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html priorities

 
 
don
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      05-05-2011
Please explain the priorities of HTML files as it relates to which file a
server is going to display when you browse to a domain name. I had uploaded
a index.html file to a website but was never able to see it until tech
support told me that some file ending in .php had a higher priority. I
thought index.html was the first file that a browser would find if none was
specified.



 
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MG
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      05-05-2011
"don" <(E-Mail Removed)> wrote in message
news:iptmtp$2j3$(E-Mail Removed)...
> Please explain the priorities of HTML files as it relates to which file a
> server is going to display when you browse to a domain name. I had
> uploaded a index.html file to a website but was never able to see it until
> tech support told me that some file ending in .php had a higher priority.
> I thought index.html was the first file that a browser would find if none
> was specified.


Ask in a group such as alt.apache.configuration

(These priorities can be set in .htaccess)

MG


 
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Steve MacLellan
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      05-05-2011
If you have a hosting account where you can add/edit .htaccess you can set
your directory indexes there:

DirectoryIndex index.html index.cgi index.php

Ths means when the directory loads it first looks for an index file with
the .html extension. If it doesn't find it, then it looks for a file named
index.cgi -- if it doesn't find it, it looks for a file named index.php.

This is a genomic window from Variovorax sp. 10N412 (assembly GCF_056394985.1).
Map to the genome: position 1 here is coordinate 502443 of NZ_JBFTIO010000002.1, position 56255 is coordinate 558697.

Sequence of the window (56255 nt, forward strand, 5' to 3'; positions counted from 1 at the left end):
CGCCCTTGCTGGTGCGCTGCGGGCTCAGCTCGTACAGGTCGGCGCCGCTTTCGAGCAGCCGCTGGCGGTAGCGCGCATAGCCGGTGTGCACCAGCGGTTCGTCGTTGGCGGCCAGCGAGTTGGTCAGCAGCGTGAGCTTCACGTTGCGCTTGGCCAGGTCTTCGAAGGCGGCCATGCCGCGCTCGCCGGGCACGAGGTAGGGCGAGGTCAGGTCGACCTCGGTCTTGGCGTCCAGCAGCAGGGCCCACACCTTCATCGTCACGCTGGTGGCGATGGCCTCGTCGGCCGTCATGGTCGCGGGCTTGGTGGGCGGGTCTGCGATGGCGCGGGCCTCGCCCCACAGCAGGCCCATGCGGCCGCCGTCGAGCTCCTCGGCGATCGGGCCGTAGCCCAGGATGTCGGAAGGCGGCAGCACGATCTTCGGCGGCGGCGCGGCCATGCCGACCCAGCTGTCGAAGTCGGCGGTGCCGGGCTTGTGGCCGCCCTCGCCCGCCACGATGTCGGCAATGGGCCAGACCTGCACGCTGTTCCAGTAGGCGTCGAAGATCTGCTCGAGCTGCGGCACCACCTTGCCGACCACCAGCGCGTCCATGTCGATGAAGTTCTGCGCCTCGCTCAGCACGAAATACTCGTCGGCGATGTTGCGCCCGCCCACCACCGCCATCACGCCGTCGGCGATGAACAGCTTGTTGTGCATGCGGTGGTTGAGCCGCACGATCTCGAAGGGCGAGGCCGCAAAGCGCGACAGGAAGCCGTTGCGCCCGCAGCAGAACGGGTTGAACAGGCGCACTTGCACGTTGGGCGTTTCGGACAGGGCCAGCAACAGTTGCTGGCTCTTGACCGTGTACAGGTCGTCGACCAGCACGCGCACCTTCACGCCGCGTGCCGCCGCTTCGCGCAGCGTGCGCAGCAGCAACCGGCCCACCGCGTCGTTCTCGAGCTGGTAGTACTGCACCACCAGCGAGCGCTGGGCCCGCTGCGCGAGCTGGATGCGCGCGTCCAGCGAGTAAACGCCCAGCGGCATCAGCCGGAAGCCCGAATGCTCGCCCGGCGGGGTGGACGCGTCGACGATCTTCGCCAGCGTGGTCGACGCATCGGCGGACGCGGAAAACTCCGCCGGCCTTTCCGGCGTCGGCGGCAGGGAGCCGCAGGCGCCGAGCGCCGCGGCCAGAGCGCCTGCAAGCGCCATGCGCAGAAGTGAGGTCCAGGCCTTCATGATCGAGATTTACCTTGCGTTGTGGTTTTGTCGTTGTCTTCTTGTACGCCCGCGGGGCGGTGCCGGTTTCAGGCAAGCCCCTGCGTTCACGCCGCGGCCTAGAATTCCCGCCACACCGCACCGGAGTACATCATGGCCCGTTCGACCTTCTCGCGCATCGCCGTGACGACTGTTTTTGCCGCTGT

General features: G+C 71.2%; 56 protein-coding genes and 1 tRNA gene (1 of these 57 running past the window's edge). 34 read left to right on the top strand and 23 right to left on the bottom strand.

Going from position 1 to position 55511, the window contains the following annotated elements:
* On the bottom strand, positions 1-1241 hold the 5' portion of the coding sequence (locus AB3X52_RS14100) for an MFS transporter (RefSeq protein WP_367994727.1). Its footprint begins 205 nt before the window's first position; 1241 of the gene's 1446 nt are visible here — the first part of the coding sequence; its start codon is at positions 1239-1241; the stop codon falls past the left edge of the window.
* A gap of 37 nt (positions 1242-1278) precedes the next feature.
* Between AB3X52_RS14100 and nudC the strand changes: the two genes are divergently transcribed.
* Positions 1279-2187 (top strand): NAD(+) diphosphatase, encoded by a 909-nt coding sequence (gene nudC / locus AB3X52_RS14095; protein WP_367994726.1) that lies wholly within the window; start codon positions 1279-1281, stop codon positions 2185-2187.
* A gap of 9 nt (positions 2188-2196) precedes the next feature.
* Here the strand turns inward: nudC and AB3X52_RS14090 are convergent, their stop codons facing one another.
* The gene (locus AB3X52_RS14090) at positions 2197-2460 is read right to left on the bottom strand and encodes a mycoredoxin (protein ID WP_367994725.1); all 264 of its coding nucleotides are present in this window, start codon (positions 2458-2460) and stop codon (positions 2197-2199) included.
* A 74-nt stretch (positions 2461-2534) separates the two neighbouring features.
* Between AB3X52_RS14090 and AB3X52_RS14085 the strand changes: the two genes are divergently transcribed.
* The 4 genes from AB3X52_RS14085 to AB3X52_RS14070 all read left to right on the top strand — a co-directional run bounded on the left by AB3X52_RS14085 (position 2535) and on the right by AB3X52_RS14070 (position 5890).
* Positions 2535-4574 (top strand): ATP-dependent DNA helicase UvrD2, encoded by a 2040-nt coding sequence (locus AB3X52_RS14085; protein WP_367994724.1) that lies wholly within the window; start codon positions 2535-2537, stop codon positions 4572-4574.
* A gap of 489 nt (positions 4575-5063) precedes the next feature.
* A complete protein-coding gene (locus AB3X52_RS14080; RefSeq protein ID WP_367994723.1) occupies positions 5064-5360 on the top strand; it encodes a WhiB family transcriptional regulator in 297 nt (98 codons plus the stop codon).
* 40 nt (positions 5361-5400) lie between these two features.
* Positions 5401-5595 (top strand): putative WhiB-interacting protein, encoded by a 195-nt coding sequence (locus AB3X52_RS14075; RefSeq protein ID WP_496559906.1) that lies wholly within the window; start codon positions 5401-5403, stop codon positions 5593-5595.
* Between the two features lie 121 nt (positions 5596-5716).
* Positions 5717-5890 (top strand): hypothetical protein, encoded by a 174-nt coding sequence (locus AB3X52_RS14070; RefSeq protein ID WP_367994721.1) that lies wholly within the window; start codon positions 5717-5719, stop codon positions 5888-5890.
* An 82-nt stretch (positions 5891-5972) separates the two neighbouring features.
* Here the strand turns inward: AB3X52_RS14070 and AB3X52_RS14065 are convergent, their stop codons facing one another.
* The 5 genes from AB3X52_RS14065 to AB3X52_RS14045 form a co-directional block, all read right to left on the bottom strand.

On Thu, 5 May 2011 04:25:28 -0400, don wrote:

> Please explain the priorities of HTML files as it relates to which file a
> server is going to display when you browse to a domain name. I had uploaded
> a index.html file to a website but was never able to see it until tech
> support told me that some file ending in .php had a higher priority. I
> thought index.html was the first file that a browser would find if none was
> specified.

 
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Lewis
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      05-06-2011
In message <iptmtp$2j3$(E-Mail Removed)>
don <(E-Mail Removed)> wrote:
> Please explain the priorities of HTML files as it relates to which file a
> server is going to display when you browse to a domain name. I had uploaded
> a index.html file to a website but was never able to see it until tech
> support told me that some file ending in .php had a higher priority. I
> thought index.html was the first file that a browser would find if none was
> specified.


This is a server configuration setting. You can prioritize any file you
want.


--
"Oh my god. What can it be? We're all doomed! Who's flying this thing!?"
(pause) "Oh right, that would be me, back to work."
 
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don
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      05-06-2011

"Evan Platt" <evan@*******************************> wrote in message >>This is
a server configuration setting. You can prioritize any file you
>>want.

>
> I'm going out on a limb and guessing the OP uses a shared host / colo
> of some sort, and doesn't have any control. So more precise, whoever